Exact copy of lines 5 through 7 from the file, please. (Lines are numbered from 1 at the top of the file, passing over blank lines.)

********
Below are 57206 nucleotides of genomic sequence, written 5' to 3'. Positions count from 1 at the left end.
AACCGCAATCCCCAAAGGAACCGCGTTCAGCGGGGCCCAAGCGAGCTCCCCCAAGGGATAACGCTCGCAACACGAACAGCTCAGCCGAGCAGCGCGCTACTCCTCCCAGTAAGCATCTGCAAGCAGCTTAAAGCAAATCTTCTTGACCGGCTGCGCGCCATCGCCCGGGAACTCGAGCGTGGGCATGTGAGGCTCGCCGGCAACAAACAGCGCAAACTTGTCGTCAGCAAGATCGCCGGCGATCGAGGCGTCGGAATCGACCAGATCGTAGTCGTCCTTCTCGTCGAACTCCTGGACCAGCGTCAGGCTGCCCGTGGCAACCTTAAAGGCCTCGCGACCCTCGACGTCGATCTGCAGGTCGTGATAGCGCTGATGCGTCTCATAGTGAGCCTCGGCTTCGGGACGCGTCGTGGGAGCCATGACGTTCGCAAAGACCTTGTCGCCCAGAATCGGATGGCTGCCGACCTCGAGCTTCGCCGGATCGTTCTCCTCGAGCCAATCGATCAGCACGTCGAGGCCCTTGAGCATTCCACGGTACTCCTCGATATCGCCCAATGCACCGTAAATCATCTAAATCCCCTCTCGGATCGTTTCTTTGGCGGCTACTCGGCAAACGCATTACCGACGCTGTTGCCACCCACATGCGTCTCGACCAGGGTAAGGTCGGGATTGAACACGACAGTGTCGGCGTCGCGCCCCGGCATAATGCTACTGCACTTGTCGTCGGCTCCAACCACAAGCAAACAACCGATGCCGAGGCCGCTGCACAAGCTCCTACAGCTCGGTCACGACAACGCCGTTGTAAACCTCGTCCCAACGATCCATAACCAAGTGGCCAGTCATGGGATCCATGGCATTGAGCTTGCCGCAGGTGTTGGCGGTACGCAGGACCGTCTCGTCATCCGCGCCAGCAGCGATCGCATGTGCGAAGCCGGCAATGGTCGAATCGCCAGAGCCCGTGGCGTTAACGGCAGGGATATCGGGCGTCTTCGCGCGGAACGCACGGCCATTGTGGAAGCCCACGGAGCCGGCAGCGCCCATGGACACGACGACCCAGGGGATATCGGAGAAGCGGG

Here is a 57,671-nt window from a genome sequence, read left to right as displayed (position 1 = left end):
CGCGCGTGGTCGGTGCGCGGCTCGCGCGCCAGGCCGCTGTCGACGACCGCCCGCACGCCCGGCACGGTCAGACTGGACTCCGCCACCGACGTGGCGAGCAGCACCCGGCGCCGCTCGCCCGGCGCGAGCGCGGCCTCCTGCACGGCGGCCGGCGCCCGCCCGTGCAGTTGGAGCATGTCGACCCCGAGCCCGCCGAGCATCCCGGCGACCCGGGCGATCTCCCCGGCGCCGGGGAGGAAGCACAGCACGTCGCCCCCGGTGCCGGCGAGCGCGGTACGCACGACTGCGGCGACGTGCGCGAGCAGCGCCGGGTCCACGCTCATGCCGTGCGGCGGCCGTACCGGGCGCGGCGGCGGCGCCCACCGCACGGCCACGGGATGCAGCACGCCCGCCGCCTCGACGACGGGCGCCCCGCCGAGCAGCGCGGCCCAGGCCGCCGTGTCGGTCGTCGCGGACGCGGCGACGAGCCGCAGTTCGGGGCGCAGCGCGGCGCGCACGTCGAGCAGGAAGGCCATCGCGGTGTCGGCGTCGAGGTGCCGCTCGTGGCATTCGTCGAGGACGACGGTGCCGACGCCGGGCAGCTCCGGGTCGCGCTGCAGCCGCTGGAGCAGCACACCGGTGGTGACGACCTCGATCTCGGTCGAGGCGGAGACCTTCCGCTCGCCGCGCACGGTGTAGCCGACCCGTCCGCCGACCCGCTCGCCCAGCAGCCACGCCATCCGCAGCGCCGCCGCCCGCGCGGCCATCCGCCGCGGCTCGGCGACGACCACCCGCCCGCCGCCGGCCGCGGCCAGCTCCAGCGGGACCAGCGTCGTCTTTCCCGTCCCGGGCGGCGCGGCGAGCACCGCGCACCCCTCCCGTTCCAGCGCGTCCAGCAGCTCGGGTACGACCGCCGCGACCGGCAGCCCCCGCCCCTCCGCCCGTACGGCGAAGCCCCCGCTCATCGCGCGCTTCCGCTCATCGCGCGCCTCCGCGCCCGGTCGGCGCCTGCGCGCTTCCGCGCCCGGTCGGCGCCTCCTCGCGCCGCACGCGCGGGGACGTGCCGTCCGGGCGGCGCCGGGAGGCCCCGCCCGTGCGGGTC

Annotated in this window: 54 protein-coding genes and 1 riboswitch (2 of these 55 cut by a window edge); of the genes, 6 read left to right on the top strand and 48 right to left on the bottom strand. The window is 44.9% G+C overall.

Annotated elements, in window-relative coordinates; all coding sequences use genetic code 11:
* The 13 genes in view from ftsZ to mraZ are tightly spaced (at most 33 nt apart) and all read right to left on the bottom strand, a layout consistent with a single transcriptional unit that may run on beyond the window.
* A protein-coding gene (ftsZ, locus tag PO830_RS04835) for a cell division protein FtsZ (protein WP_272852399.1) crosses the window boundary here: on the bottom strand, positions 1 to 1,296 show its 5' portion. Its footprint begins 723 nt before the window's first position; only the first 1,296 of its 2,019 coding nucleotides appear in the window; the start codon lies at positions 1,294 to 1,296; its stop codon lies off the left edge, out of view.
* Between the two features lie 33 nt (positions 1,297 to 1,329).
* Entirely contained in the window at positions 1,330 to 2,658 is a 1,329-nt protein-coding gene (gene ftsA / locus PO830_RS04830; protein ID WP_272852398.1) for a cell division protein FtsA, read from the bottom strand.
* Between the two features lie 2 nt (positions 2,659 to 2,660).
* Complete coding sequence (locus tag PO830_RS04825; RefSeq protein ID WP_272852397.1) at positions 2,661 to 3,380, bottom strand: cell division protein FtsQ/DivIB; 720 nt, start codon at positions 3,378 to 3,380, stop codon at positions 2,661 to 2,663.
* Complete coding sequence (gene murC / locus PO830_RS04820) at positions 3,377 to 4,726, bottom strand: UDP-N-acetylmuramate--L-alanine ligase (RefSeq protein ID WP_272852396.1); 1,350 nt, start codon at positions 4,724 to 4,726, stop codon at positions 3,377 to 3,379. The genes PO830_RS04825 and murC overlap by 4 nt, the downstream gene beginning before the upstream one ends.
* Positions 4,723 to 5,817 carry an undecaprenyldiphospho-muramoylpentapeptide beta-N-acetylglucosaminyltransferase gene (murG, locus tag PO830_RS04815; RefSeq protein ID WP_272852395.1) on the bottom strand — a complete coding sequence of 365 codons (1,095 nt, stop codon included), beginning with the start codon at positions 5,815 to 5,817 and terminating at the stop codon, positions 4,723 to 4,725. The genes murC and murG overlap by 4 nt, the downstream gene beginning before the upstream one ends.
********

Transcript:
Annotated in this window: 54 protein-coding genes and 1 riboswitch (2 of these 55 cut by a window edge); of the genes, 6 read left to right on the top strand and 48 right to left on the bottom strand. The window is 44.9% G+C overall.

Annotated elements, in window-relative coordinates; all coding sequences use genetic code 11:
* The 13 genes in view from ftsZ to mraZ are tightly spaced (at most 33 nt apart) and all read right to left on the bottom strand, a layout consistent with a single transcriptional unit that may run on beyond the window.